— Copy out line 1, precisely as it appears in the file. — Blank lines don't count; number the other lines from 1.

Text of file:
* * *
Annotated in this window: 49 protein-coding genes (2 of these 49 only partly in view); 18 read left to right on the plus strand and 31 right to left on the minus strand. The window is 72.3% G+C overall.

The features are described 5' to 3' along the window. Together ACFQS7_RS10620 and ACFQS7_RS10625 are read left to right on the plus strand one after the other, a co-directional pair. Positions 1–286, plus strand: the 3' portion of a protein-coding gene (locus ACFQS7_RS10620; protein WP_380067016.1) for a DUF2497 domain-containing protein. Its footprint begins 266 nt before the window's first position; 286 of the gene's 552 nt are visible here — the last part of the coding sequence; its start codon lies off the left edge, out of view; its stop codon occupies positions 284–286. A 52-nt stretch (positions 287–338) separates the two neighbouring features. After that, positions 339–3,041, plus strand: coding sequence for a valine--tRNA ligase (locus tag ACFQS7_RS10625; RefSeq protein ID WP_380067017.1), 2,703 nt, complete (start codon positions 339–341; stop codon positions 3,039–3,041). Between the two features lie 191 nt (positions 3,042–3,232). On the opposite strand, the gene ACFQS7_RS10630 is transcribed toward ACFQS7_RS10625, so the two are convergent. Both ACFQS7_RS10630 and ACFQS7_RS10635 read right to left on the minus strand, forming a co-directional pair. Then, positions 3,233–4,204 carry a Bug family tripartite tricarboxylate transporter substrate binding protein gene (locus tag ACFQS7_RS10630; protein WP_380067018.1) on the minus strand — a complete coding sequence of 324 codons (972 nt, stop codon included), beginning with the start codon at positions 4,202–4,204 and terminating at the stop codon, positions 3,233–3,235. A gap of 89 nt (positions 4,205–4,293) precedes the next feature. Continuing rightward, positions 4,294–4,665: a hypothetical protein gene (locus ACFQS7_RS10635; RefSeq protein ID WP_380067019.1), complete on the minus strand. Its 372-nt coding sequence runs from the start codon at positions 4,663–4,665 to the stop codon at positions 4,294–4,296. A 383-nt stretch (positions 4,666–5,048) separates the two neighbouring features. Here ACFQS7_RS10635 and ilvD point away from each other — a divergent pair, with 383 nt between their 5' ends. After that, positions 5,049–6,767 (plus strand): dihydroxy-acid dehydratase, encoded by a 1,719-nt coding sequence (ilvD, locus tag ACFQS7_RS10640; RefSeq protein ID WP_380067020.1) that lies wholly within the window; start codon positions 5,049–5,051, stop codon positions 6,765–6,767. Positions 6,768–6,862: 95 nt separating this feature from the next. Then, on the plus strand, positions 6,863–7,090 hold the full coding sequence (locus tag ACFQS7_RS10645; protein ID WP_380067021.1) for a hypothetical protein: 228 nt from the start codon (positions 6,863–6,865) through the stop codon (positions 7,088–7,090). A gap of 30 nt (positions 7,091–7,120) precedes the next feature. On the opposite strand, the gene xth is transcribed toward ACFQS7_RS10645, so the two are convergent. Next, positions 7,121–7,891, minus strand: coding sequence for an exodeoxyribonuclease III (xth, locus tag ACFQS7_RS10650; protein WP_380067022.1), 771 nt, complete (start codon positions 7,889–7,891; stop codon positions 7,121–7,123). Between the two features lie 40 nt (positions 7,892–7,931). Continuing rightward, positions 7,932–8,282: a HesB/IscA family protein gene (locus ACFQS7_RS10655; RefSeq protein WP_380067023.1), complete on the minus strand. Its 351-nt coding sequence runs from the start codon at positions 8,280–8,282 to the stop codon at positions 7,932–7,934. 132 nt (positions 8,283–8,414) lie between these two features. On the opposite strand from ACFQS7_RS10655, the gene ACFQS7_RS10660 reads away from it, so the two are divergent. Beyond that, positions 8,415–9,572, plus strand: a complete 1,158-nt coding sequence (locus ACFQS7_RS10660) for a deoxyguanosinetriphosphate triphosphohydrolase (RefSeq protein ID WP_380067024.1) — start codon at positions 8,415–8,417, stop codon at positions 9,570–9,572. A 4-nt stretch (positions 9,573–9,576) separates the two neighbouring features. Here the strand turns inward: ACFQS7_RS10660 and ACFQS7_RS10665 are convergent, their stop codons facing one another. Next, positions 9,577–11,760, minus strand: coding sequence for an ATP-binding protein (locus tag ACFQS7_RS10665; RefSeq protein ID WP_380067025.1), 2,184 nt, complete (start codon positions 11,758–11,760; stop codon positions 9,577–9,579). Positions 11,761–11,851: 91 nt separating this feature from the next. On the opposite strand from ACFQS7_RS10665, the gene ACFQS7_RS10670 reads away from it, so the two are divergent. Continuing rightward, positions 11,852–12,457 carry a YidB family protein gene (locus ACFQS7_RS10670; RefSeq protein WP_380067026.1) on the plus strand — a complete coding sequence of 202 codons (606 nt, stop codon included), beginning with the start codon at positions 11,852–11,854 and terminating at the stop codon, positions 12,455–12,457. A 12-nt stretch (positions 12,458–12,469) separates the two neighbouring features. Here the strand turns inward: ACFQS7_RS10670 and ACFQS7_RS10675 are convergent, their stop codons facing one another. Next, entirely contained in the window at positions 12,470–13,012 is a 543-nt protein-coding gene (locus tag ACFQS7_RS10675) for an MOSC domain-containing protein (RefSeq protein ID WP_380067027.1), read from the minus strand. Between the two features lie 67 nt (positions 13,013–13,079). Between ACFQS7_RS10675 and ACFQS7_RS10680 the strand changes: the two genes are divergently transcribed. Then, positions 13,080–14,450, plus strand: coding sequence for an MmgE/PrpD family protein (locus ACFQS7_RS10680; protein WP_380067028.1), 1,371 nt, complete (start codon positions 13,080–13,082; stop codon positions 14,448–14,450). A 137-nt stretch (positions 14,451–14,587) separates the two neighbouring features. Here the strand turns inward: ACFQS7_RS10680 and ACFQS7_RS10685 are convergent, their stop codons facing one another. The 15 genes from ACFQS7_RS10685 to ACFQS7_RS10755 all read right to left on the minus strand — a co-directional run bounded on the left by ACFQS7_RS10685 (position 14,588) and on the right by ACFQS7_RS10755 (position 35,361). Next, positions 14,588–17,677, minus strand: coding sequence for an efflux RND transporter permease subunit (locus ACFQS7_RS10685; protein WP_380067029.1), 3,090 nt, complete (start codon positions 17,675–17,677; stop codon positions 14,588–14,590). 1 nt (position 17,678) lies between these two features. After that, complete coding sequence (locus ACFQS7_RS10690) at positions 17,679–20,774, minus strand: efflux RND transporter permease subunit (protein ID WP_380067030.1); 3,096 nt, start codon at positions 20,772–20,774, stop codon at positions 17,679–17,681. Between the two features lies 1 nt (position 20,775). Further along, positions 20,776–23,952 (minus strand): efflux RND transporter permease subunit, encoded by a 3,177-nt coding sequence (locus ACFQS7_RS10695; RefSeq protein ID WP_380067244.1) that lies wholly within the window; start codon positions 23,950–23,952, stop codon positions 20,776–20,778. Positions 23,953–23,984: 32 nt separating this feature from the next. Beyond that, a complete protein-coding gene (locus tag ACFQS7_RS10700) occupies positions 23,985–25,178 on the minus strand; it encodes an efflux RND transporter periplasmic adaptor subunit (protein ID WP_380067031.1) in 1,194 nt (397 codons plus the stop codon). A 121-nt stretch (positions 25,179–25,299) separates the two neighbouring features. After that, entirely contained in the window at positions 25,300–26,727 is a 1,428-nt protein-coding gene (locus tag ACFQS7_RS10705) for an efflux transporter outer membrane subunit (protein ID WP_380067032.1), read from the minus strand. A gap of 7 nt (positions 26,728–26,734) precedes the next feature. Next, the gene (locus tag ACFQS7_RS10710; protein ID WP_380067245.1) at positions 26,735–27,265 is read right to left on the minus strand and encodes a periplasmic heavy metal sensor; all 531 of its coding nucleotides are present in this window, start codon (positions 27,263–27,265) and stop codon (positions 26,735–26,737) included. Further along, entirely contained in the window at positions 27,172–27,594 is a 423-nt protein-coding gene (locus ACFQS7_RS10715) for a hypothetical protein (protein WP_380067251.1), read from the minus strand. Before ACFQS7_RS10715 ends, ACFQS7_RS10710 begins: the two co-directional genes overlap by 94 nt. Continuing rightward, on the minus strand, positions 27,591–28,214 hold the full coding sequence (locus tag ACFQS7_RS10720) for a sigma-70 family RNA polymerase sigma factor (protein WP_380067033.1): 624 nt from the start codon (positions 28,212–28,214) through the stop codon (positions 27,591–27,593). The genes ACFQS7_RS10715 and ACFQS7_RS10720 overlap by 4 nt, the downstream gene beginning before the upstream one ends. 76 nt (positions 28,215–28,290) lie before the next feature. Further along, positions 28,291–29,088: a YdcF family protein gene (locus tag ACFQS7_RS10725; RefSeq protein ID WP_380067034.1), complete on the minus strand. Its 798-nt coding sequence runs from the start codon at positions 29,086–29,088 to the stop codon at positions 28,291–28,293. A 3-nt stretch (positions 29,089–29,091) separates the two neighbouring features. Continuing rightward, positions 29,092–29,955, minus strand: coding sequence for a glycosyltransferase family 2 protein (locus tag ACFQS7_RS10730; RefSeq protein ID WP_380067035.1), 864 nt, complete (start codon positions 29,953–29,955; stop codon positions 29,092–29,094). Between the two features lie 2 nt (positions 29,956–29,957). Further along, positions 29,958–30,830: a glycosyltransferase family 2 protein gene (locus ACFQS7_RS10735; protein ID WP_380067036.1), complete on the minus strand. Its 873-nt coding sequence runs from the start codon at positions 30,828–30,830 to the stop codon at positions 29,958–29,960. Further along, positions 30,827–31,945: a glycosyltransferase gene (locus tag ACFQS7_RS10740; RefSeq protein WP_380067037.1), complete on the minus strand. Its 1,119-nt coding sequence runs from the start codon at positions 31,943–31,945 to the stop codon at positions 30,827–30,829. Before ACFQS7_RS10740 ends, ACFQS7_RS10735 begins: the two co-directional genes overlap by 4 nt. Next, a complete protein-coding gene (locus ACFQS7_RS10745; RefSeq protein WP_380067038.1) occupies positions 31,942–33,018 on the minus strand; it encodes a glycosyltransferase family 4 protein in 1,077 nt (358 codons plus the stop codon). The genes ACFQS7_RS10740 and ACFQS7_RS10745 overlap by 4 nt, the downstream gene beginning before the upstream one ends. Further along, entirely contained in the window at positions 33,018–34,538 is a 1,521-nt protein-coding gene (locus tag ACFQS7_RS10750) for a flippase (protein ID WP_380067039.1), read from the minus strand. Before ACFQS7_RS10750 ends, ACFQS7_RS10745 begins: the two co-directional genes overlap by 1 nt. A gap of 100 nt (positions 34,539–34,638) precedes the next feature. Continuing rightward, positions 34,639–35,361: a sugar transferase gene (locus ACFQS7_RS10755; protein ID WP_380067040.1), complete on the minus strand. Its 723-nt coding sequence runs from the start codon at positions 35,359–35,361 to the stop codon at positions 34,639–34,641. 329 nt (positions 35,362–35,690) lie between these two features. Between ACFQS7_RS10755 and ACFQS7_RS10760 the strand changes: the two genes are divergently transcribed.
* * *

Annotated in this window: 49 protein-coding genes (2 of these 49 only partly in view); 18 read left to right on the plus strand and 31 right to left on the minus strand. The window is 72.3% G+C overall.